READ ALSO: EDITORIAL: Buhari’s incompetent leadership and the escalation of the insurgency in Nigeria

Oil theft is arguably more complicated, requiring significant political will to deal with perpetrators who are often highly placed in the public and private sectors. Taxation is just as tricky. Many Nigerians are already paying high informal taxes. Inadequate public services and weak accountability have damaged the social contract, causing resistance to more taxation.

The seat of the Federal Ministry of Finance [PHOTO CREDIT: @FinMinNigeria]
The seat of the Federal Ministry of Finance [PHOTO CREDIT: @FinMinNigeria]

The current situation poses an existential threat to the capacity of the Nigerian state that could benefit insurgents and violent extremists. According to Jihad Analytics, Nigeria had the second the highest number of attacks (304) claimed by the Islamic State between January and June, with Iraq in first (337) and Syria in third (142). An underfunded government may be unable to stop the ongoing expansion of the Islamic State West Africa Province.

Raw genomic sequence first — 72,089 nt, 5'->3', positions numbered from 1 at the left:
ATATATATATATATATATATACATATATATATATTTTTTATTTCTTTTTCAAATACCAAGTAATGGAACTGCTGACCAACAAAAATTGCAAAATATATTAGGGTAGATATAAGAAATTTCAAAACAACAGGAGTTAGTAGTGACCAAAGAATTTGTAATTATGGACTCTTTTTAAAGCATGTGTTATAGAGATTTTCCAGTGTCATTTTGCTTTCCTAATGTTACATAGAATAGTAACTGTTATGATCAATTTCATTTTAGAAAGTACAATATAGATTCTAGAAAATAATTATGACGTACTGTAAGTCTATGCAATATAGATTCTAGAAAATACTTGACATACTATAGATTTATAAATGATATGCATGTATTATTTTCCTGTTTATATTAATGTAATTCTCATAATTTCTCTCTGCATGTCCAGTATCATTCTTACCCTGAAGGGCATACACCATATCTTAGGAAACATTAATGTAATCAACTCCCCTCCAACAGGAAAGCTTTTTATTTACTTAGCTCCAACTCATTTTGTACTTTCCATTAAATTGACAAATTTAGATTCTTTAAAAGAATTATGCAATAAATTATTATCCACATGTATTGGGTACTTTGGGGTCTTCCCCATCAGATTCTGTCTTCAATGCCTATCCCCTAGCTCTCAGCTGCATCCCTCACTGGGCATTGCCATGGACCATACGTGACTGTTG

Tough decisions are needed. Ending fuel subsidies may be painful in the short term, but it is essential for sustainability. Austerity measures must start at the top and the excesses of elected and appointed officials must be curbed. Economic reforms that spur private sector development are key to creating a stronger foundation for revenue generation.

Although Buhari is nearing the end of his term, it is not too late to tackle the current crisis and leave a good legacy. The stakes are high and there is no silver bullet. To produce short-term returns, reforms must be implemented immediately.

Teniola Tayo, Researcher, Institute for Security Studies (ISS) Regional Office for West Africa, the Sahel and the Lake Chad Basin

Research for this article is funded by the governments of the Netherlands and Norway.